Leadership in the Virtual Environment: New Podcast

Posted by The Jacobson Group

Insurance leaders are continuing to evolve their styles and strategies to accommodate shifting business and employee needs. While this may look different depending on individual teams, departments and organizations, the need for engaged and productive employees is universal.

In a recent episode of The Insurance Talent Podcast, Greg Jacobson, co-CEO of The Jacobson Group, sat down with three industry leaders to discuss how they are effectively adapting to today’s business environment. Stan Galanksi, founder of G58 Capital, board chair of ProSight Specialty, and board member of Aviva’s Canadian business; Maroun Mourad, president of global underwriting at Verisk; and Gerardo Monroy, senior vice president of Aflac U.S. Innovation Strategy and Execution, shared their insights on how leaders can successfully move forward in the virtual environment.

Here are a few highlights from these three conversations:

Leadership in the Virtual Environment - New PodcastRemote work is here to stay.
The unanimous outlook for long-term remote work is that it’s not going anywhere. “I don’t think there’s any question about that,” said Galanski. “It’s on the mind of every executive team and every board of directors in the insurance industry.”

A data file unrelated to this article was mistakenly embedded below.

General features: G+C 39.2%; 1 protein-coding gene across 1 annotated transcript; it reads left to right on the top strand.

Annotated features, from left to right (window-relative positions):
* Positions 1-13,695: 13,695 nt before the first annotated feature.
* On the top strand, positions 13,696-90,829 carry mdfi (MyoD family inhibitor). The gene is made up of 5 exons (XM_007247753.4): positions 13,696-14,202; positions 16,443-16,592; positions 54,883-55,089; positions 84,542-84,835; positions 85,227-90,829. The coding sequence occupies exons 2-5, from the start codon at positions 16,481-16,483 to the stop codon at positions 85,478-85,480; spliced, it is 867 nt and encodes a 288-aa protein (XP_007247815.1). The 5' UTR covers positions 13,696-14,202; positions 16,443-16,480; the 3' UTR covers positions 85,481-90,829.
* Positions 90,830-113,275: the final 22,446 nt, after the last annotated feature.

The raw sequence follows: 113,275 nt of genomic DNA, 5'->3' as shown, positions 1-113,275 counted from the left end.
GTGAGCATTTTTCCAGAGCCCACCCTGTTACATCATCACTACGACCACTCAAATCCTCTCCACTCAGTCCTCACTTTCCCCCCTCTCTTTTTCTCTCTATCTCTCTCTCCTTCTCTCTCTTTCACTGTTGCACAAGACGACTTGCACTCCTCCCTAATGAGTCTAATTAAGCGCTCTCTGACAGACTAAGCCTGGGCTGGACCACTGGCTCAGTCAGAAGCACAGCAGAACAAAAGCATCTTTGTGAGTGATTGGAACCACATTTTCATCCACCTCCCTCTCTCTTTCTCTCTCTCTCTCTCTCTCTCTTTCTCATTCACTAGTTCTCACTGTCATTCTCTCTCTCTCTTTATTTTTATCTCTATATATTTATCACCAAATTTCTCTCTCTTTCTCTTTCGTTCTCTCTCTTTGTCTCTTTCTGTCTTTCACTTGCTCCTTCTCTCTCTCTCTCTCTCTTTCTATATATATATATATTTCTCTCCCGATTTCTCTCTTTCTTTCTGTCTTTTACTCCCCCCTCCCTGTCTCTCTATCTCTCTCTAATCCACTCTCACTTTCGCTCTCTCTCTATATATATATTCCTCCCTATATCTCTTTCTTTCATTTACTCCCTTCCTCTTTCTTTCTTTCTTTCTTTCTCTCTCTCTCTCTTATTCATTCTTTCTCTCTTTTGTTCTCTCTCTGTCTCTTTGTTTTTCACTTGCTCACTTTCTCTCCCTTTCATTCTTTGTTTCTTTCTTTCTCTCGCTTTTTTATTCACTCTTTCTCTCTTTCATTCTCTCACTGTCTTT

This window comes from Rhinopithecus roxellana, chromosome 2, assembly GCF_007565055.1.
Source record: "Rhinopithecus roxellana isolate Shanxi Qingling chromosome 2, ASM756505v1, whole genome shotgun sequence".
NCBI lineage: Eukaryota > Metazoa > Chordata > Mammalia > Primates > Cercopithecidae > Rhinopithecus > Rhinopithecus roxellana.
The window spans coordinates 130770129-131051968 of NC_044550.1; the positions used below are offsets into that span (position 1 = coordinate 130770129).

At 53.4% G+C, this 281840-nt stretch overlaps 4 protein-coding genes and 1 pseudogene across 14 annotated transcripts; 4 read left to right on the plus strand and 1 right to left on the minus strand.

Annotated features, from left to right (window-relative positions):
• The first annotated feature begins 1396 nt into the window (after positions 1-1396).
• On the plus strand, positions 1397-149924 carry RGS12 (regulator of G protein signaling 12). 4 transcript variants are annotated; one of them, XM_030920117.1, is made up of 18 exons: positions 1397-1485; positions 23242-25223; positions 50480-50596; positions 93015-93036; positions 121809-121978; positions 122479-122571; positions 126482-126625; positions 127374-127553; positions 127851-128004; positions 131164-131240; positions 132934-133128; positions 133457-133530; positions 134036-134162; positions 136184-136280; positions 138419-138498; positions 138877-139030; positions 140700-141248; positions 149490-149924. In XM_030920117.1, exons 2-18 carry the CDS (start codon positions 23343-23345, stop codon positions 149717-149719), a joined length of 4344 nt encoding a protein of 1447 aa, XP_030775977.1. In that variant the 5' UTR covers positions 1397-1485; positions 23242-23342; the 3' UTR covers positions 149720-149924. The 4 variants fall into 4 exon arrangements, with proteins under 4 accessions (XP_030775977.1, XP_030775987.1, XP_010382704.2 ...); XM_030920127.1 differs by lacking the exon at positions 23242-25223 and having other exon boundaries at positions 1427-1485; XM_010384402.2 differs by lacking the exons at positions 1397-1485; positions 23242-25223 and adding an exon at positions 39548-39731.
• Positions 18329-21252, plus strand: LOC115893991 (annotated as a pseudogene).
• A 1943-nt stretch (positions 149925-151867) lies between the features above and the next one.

Our guests expect hybrid environments to become the long-term norm moving forward. “In the new world, I do expect that we would have a hybrid environment, where folks work out of the office half the time or a third of the time and then for the rest of the time come in to do the important human-to-human connection work, especially around innovation, people management and leadership,” shared Mourad.

Monroy offered a similar sentiment, “I would venture to say over half of organizations will work remotely going forward. That’s the future. I predict that people will move into a hybrid model where there are some associates who work 100% from home, …a handful who are 100% back in the office and the bulk will be hybrid, meaning they are in the office some days and at home other days.”

It was also noted how quickly the industry was able to pivot to a fully remote environment nearly overnight. “I’m optimistic. There are certainly benefits from the lessons learned over the past couple of years. If someone had told us in March 2019 that come March 2020 we’re going to go remote 100% of the time, it would have taken us 12 months to figure it out,” said Mourad, regarding the industry as a whole. “…We somehow managed.”

Leadership in the Virtual Environment - New Podcast-04Productivity measures may need to adapt.
In the discussions, Jacobson brought up that some executives fear a loss of productivity in a remote environment. There was an initial spike in productivity at the onset of the pandemic; however, there’s potential for it to wane in the long-term. “We haven’t seen any signs of this slowing down,” said Mourad. He continued, “There is a concern that people will develop fatigue in the long-term – we’re not machines after all, thankfully – and that innovation and productivity will take a hit. People could get burned out, which is not good from a humane level or a health level, as well as from a productivity perspective…It’s a balancing act.”